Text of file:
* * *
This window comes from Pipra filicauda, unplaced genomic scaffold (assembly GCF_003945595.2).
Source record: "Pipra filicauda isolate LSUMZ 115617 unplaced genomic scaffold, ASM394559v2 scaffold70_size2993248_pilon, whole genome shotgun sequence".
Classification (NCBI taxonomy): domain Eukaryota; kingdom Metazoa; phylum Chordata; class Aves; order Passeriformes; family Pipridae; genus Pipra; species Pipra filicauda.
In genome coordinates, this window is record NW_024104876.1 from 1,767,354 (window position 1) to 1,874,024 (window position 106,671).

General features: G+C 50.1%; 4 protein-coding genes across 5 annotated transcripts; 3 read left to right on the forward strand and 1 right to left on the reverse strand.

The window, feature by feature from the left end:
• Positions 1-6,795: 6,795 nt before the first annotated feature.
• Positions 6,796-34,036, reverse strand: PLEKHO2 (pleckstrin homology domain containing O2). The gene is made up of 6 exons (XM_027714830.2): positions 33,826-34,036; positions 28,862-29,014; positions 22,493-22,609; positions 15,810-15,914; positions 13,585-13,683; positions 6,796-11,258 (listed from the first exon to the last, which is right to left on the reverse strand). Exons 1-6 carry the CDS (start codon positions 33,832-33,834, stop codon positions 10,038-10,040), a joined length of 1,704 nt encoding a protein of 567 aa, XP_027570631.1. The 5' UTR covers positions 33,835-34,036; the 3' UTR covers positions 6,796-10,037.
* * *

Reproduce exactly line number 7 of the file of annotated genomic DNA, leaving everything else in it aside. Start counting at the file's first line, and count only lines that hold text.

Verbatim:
• Positions 1-6,795: 6,795 nt before the first annotated feature.